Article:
Updated: 20 November 1999 NATO Review

Table of Contents


An Alliance fit for the 21st century
Javier Solana
This will be my last letter to the readers of the NATO Review. After four years as Secretary General of NATO, I will be leaving to become the Secretary General of the Council and High Representative for the Common Foreign and Security Policy of the European Union. Given the growing importance of creating a European Security and Defence Identity in NATO, I consider my new job as a logical continuity of the old. By working towards a Europe that acts more coherently on security matters, I will in many ways be working on a more mature transatlantic relationship as well.

No 3 - Autumn 1999
Volume 47

NATO Review Cover

Focus on NATO


Taking responsibility for Balkan security
Lamberto Dini
The Kosovo crisis provided a new urgency in European security and defence, while at the same time demonstrating the primacy of human rights in international politics. Foreign Minister Dini argues that the intersection of these two realities has broad implications for NATO and for the entire system of international institutions. These institutions, with the United Nations in the forefront, must become more effective and more inclusive if we are to prevent future Kosovos from breaking out.


The Washington Summit initiatives: Giving NATO the "tools" to do its job in the next century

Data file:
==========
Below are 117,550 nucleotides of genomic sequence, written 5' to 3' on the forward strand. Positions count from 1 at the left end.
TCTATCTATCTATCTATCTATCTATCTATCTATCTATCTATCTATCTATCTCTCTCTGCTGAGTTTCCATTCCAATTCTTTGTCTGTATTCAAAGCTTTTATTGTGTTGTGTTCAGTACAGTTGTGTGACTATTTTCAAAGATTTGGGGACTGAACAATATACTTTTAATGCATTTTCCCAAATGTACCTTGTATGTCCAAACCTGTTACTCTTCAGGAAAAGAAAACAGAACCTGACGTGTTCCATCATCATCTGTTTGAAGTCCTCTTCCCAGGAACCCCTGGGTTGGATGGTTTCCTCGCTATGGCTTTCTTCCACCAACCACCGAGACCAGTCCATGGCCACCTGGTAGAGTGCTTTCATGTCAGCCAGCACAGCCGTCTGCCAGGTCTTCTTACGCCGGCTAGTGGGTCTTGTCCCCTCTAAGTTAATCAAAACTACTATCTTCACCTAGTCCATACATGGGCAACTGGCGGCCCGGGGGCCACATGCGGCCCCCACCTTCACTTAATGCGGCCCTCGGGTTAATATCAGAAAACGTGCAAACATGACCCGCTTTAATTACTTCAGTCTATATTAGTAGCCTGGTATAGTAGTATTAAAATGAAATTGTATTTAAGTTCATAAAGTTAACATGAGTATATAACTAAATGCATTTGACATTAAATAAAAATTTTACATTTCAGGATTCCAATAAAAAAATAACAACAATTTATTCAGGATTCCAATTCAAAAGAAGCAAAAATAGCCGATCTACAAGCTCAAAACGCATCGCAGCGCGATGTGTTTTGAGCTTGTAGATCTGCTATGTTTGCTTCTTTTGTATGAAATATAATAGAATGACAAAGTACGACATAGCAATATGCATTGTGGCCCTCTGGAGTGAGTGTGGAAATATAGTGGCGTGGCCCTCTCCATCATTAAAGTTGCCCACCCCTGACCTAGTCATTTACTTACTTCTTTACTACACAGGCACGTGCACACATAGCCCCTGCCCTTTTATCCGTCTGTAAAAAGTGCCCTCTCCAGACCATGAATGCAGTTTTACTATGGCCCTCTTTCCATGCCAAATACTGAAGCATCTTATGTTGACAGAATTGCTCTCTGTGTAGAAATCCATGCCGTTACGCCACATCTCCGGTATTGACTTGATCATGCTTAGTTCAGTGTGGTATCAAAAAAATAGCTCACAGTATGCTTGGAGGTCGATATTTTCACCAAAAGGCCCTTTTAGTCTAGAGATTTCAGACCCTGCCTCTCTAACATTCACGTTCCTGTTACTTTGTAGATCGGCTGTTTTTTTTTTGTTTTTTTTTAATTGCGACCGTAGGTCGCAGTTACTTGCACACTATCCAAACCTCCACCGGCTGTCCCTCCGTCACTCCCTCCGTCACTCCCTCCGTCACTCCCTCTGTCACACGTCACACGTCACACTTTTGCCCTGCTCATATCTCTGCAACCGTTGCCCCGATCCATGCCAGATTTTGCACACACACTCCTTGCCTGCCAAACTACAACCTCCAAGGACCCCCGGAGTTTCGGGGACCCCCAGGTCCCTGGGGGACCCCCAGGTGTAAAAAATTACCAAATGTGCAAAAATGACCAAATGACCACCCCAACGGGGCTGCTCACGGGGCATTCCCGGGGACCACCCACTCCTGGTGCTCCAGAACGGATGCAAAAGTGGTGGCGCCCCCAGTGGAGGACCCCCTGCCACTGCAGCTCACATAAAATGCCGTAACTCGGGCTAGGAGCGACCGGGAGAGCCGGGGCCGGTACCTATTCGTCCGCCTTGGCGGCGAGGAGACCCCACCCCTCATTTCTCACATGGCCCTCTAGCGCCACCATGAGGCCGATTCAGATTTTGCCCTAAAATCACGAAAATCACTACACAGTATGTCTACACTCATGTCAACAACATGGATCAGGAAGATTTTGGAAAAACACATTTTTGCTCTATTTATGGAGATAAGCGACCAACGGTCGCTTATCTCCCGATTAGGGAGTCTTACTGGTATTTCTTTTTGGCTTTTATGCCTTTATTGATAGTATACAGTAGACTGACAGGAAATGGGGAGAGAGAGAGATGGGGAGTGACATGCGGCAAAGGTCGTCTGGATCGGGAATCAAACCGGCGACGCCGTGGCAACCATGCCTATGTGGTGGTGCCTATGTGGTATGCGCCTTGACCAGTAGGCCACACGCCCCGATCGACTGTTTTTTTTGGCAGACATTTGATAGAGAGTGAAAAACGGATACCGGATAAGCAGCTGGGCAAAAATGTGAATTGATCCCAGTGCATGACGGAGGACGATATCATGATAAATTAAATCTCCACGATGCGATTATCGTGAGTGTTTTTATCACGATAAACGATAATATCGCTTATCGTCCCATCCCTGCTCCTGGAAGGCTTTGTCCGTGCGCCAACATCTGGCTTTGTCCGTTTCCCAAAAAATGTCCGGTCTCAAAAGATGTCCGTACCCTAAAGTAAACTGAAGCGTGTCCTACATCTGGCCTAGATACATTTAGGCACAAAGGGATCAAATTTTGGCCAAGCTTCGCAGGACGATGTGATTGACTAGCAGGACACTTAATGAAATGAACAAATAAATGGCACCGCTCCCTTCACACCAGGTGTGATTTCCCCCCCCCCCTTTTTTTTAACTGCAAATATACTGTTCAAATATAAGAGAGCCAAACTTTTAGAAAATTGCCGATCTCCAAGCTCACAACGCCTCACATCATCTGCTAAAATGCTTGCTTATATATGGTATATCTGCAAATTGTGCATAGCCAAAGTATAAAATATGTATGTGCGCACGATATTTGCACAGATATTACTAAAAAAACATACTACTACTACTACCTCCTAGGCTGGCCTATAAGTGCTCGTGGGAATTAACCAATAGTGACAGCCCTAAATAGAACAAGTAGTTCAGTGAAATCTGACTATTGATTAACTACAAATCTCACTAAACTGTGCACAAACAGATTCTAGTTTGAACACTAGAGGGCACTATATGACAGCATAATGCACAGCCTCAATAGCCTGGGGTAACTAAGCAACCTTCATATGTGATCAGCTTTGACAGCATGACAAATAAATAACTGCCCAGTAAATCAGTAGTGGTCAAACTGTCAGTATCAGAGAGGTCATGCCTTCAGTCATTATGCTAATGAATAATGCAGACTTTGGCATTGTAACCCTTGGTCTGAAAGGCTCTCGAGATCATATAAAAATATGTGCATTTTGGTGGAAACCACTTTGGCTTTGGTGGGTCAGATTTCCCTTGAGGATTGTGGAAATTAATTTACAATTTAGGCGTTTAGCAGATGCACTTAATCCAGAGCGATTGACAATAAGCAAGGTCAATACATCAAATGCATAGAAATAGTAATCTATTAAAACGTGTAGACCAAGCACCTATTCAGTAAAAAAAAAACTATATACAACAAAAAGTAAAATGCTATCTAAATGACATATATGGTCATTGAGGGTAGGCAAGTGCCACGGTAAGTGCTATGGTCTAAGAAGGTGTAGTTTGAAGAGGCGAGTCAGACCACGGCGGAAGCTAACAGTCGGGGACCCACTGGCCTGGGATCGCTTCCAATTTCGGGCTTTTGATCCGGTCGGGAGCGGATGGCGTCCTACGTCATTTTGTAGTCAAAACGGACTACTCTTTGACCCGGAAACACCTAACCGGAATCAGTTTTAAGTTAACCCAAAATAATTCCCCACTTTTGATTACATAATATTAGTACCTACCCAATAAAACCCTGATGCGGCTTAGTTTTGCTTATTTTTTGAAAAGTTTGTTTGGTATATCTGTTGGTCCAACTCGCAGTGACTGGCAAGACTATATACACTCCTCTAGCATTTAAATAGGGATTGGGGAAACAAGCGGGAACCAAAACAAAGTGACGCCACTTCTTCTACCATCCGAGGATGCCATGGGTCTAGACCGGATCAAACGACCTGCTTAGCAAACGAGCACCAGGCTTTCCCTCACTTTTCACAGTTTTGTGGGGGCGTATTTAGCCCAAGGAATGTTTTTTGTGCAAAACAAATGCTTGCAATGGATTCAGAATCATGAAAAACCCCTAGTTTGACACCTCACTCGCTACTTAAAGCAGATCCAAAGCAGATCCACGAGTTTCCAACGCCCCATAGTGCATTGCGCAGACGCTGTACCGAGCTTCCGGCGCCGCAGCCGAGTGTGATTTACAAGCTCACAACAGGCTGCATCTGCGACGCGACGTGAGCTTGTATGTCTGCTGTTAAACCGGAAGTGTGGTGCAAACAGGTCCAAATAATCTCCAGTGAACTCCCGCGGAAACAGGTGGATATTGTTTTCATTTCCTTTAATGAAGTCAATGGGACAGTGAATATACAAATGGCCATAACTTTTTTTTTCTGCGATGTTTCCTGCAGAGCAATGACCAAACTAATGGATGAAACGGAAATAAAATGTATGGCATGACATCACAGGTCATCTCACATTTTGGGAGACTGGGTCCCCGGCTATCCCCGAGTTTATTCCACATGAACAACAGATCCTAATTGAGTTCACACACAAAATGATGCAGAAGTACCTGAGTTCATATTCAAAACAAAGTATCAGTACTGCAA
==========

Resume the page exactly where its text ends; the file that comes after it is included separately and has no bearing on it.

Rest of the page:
Guido Venturoni
The initiatives taken at last April's Washington Summit, which are now being implemented, provide the "tools" the Alliance needs to undertake its new missions. While reaffirming its primary function of collective defence, Alliance leaders also endorsed NATO's new roles in crisis management and stability through partnership, as well as an initiative to facilitate greater effectiveness in multinational operations. Kosovo is the first to benefit from these initiatives, which hold the key to solving future security challenges in Europe.


The challenge of rebuilding Kosovo
Bernard Kouchner
The international community has embarked on an enormous task in helping to rebuild Kosovo. With KFOR's assistance and under the umbrella of the UN, key international organisations are working together to re-establish civil and administrative functions and prepare the province for elections and eventual self-government. However, as Dr. Kouchner - the most senior international civilian official in Kosovo - points out, its future will not just depend on the efforts of the international community, but will require overcoming the intolerance that has plagued this region for so long.


KFOR: Providing security for building a better future for Kosovo
Lt. General Sir Mike Jackson
Within days of Belgrade's acceptance of a peace deal and the suspension of the Allied air campaign, the NATO-led Kosovo Force (KFOR) began deployment to secure the province for the return of refugees. General Jackson, Commander, KFOR, describes the rapid and synchronised deployment of over 40,000 KFOR troops from 39 nations and the challenges they face helping to restore order, rebuild the shattered infrastructure and speed the return to normality in Kosovo.


Reconstructing Kosovo:
On the right track - but where does it lead?

Matthias Rueb